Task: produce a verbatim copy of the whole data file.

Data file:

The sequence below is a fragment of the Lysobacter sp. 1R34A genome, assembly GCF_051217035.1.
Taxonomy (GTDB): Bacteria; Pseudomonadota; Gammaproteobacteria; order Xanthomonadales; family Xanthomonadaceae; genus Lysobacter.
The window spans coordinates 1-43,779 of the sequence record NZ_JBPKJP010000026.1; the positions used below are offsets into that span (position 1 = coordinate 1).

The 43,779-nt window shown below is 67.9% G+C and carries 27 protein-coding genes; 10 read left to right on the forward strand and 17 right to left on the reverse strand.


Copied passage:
The sequence below is a fragment of the Lysobacter sp. 1R34A genome, assembly GCF_051217035.1.
Taxonomy (GTDB): Bacteria; Pseudomonadota; Gammaproteobacteria; order Xanthomonadales; family Xanthomonadaceae; genus Lysobacter.
The window spans coordinates 1-43,779 of the sequence record NZ_JBPKJP010000026.1; the positions used below are offsets into that span (position 1 = coordinate 1).

The 43,779-nt window shown below is 67.9% G+C and carries 27 protein-coding genes; 10 read left to right on the forward strand and 17 right to left on the reverse strand.